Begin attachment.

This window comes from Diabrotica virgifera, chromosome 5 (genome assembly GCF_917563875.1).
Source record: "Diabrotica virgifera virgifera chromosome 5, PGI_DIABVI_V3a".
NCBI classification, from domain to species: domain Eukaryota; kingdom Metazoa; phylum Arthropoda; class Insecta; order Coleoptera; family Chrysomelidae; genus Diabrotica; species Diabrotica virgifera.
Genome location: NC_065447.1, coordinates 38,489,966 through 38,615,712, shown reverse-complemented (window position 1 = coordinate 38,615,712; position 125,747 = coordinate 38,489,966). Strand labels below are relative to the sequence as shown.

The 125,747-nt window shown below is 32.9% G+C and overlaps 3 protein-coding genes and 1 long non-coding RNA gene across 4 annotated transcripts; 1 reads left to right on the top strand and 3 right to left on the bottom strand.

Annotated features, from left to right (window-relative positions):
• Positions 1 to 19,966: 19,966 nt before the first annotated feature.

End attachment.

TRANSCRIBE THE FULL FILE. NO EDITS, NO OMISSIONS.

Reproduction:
This window comes from Diabrotica virgifera, chromosome 5 (genome assembly GCF_917563875.1).
Source record: "Diabrotica virgifera virgifera chromosome 5, PGI_DIABVI_V3a".
NCBI classification, from domain to species: domain Eukaryota; kingdom Metazoa; phylum Arthropoda; class Insecta; order Coleoptera; family Chrysomelidae; genus Diabrotica; species Diabrotica virgifera.
Genome location: NC_065447.1, coordinates 38,489,966 through 38,615,712, shown reverse-complemented (window position 1 = coordinate 38,615,712; position 125,747 = coordinate 38,489,966). Strand labels below are relative to the sequence as shown.

The 125,747-nt window shown below is 32.9% G+C and overlaps 3 protein-coding genes and 1 long non-coding RNA gene across 4 annotated transcripts; 1 reads left to right on the top strand and 3 right to left on the bottom strand.

Annotated features, from left to right (window-relative positions):
• Positions 1 to 19,966: 19,966 nt before the first annotated feature.